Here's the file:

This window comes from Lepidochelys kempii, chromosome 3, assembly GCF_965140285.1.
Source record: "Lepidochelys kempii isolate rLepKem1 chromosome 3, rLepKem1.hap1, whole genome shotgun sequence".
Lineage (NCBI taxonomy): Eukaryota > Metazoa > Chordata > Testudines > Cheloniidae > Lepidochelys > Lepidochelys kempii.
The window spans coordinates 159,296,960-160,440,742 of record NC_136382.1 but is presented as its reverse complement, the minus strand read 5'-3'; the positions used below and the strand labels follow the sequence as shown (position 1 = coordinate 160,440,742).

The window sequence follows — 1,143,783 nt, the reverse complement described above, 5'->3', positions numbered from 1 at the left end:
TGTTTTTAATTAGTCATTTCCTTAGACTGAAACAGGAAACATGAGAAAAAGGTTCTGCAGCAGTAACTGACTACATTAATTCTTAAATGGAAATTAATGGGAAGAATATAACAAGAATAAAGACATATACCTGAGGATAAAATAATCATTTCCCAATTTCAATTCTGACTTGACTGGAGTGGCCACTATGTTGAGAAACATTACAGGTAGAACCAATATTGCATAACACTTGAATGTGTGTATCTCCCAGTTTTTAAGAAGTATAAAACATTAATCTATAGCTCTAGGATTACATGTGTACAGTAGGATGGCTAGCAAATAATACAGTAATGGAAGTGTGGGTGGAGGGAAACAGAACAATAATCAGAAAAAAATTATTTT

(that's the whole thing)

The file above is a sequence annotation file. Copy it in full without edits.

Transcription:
This window comes from Lepidochelys kempii, chromosome 3, assembly GCF_965140285.1.
Source record: "Lepidochelys kempii isolate rLepKem1 chromosome 3, rLepKem1.hap1, whole genome shotgun sequence".
Lineage (NCBI taxonomy): Eukaryota > Metazoa > Chordata > Testudines > Cheloniidae > Lepidochelys > Lepidochelys kempii.
The window spans coordinates 159,296,960-160,440,742 of record NC_136382.1 but is presented as its reverse complement, the minus strand read 5'-3'; the positions used below and the strand labels follow the sequence as shown (position 1 = coordinate 160,440,742).

The window sequence follows — 1,143,783 nt, the reverse complement described above, 5'->3', positions numbered from 1 at the left end:
TGTTTTTAATTAGTCATTTCCTTAGACTGAAACAGGAAACATGAGAAAAAGGTTCTGCAGCAGTAACTGACTACATTAATTCTTAAATGGAAATTAATGGGAAGAATATAACAAGAATAAAGACATATACCTGAGGATAAAATAATCATTTCCCAATTTCAATTCTGACTTGACTGGAGTGGCCACTATGTTGAGAAACATTACAGGTAGAACCAATATTGCATAACACTTGAATGTGTGTATCTCCCAGTTTTTAAGAAGTATAAAACATTAATCTATAGCTCTAGGATTACATGTGTACAGTAGGATGGCTAGCAAATAATACAGTAATGGAAGTGTGGGTGGAGGGAAACAGAACAATAATCAGAAAAAAATTATTTT